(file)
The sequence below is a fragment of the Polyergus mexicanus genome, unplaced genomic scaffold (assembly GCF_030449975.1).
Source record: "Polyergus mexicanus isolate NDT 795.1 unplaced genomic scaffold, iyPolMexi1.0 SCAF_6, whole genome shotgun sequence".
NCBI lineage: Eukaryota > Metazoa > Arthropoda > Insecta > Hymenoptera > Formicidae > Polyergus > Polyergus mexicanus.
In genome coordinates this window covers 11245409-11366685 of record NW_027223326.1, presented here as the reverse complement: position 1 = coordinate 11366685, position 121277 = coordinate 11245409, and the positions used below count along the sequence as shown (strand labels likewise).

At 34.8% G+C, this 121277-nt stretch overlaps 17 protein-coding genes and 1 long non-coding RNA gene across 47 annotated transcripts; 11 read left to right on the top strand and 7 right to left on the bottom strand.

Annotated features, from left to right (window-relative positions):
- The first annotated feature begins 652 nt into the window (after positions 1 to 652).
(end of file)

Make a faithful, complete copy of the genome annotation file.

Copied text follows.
The sequence below is a fragment of the Polyergus mexicanus genome, unplaced genomic scaffold (assembly GCF_030449975.1).
Source record: "Polyergus mexicanus isolate NDT 795.1 unplaced genomic scaffold, iyPolMexi1.0 SCAF_6, whole genome shotgun sequence".
NCBI lineage: Eukaryota > Metazoa > Arthropoda > Insecta > Hymenoptera > Formicidae > Polyergus > Polyergus mexicanus.
In genome coordinates this window covers 11245409-11366685 of record NW_027223326.1, presented here as the reverse complement: position 1 = coordinate 11366685, position 121277 = coordinate 11245409, and the positions used below count along the sequence as shown (strand labels likewise).

At 34.8% G+C, this 121277-nt stretch overlaps 17 protein-coding genes and 1 long non-coding RNA gene across 47 annotated transcripts; 11 read left to right on the top strand and 7 right to left on the bottom strand.

Annotated features, from left to right (window-relative positions):
- The first annotated feature begins 652 nt into the window (after positions 1 to 652).